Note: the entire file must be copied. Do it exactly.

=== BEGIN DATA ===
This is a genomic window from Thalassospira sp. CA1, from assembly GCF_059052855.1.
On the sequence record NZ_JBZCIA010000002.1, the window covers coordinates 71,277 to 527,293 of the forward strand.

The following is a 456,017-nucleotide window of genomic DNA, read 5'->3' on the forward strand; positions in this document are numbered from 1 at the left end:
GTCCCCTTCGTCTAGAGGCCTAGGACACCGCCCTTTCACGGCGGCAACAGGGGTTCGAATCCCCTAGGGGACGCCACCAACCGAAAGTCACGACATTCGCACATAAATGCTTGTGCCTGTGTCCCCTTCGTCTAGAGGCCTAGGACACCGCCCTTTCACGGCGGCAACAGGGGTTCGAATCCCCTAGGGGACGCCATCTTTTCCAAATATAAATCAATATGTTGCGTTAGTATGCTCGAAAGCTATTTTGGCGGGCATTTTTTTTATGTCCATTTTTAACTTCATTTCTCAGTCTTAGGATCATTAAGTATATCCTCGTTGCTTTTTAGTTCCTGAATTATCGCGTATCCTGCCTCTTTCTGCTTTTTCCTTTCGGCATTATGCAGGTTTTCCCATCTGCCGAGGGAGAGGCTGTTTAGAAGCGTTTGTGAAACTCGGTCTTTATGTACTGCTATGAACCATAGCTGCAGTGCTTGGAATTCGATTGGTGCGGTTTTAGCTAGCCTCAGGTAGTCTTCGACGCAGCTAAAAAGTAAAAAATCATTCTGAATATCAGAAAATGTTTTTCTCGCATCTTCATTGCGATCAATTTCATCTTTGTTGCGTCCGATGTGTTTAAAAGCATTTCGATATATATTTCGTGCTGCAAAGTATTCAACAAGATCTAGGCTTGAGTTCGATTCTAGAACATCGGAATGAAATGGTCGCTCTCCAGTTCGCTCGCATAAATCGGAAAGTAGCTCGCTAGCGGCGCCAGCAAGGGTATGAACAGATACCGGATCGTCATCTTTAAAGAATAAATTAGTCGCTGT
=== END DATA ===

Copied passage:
This is a genomic window from Thalassospira sp. CA1, from assembly GCF_059052855.1.
On the sequence record NZ_JBZCIA010000002.1, the window covers coordinates 71,277 to 527,293 of the forward strand.

The following is a 456,017-nucleotide window of genomic DNA, read 5'->3' on the forward strand; positions in this document are numbered from 1 at the left end:
GTCCCCTTCGTCTAGAGGCCTAGGACACCGCCCTTTCACGGCGGCAACAGGGGTTCGAATCCCCTAGGGGACGCCACCAACCGAAAGTCACGACATTCGCACATAAATGCTTGTGCCTGTGTCCCCTTCGTCTAGAGGCCTAGGACACCGCCCTTTCACGGCGGCAACAGGGGTTCGAATCCCCTAGGGGACGCCATCTTTTCCAAATATAAATCAATATGTTGCGTTAGTATGCTCGAAAGCTATTTTGGCGGGCATTTTTTTTATGTCCATTTTTAACTTCATTTCTCAGTCTTAGGATCATTAAGTATATCCTCGTTGCTTTTTAGTTCCTGAATTATCGCGTATCCTGCCTCTTTCTGCTTTTTCCTTTCGGCATTATGCAGGTTTTCCCATCTGCCGAGGGAGAGGCTGTTTAGAAGCGTTTGTGAAACTCGGTCTTTATGTACTGCTATGAACCATAGCTGCAGTGCTTGGAATTCGATTGGTGCGGTTTTAGCTAGCCTCAGGTAGTCTTCGACGCAGCTAAAAAGTAAAAAATCATTCTGAATATCAGAAAATGTTTTTCTCGCATCTTCATTGCGATCAATTTCATCTTTGTTGCGTCCGATGTGTTTAAAAGCATTTCGATATATATTTCGTGCTGCAAAGTATTCAACAAGATCTAGGCTTGAGTTCGATTCTAGAACATCGGAATGAAATGGTCGCTCTCCAGTTCGCTCGCATAAATCGGAAAGTAGCTCGCTAGCGGCGCCAGCAAGGGTATGAACAGATACCGGATCGTCATCTTTAAAGAATAAATTAGTCGCTGT